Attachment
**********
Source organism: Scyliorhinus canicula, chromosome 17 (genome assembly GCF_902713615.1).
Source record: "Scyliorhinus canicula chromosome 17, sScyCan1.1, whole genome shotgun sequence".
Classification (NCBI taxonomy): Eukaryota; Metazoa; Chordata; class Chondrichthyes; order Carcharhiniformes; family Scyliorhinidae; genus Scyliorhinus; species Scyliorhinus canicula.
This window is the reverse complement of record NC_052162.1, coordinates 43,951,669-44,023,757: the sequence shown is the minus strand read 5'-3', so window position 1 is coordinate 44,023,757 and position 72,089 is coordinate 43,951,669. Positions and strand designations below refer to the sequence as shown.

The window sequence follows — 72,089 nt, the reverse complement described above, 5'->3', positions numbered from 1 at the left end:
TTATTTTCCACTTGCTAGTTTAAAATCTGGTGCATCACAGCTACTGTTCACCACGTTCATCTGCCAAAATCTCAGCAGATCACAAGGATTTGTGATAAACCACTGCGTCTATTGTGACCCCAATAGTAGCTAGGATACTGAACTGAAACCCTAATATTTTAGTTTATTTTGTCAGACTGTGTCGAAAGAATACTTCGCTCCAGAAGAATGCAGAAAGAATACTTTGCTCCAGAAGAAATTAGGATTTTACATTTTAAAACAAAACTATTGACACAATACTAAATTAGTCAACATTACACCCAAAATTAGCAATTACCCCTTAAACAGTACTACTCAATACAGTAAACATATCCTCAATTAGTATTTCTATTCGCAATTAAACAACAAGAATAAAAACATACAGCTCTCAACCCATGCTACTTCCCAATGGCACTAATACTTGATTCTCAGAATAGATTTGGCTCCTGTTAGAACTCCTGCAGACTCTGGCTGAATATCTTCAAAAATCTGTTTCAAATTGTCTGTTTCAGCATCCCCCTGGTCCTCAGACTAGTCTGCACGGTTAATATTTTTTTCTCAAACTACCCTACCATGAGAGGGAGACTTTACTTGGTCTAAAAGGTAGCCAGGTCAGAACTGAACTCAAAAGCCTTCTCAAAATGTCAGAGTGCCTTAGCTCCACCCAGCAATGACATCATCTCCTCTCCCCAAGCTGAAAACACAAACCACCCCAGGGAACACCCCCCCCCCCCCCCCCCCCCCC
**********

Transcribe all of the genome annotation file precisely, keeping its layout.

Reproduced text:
Source organism: Scyliorhinus canicula, chromosome 17 (genome assembly GCF_902713615.1).
Source record: "Scyliorhinus canicula chromosome 17, sScyCan1.1, whole genome shotgun sequence".
Classification (NCBI taxonomy): Eukaryota; Metazoa; Chordata; class Chondrichthyes; order Carcharhiniformes; family Scyliorhinidae; genus Scyliorhinus; species Scyliorhinus canicula.
This window is the reverse complement of record NC_052162.1, coordinates 43,951,669-44,023,757: the sequence shown is the minus strand read 5'-3', so window position 1 is coordinate 44,023,757 and position 72,089 is coordinate 43,951,669. Positions and strand designations below refer to the sequence as shown.

The window sequence follows — 72,089 nt, the reverse complement described above, 5'->3', positions numbered from 1 at the left end:
TTATTTTCCACTTGCTAGTTTAAAATCTGGTGCATCACAGCTACTGTTCACCACGTTCATCTGCCAAAATCTCAGCAGATCACAAGGATTTGTGATAAACCACTGCGTCTATTGTGACCCCAATAGTAGCTAGGATACTGAACTGAAACCCTAATATTTTAGTTTATTTTGTCAGACTGTGTCGAAAGAATACTTCGCTCCAGAAGAATGCAGAAAGAATACTTTGCTCCAGAAGAAATTAGGATTTTACATTTTAAAACAAAACTATTGACACAATACTAAATTAGTCAACATTACACCCAAAATTAGCAATTACCCCTTAAACAGTACTACTCAATACAGTAAACATATCCTCAATTAGTATTTCTATTCGCAATTAAACAACAAGAATAAAAACATACAGCTCTCAACCCATGCTACTTCCCAATGGCACTAATACTTGATTCTCAGAATAGATTTGGCTCCTGTTAGAACTCCTGCAGACTCTGGCTGAATATCTTCAAAAATCTGTTTCAAATTGTCTGTTTCAGCATCCCCCTGGTCCTCAGACTAGTCTGCACGGTTAATATTTTTTTCTCAAACTACCCTACCATGAGAGGGAGACTTTACTTGGTCTAAAAGGTAGCCAGGTCAGAACTGAACTCAAAAGCCTTCTCAAAATGTCAGAGTGCCTTAGCTCCACCCAGCAATGACATCATCTCCTCTCCCCAAGCTGAAAACACAAACCACCCCAGGGAACACCCCCCCCCCCCCCCCCCCCCCC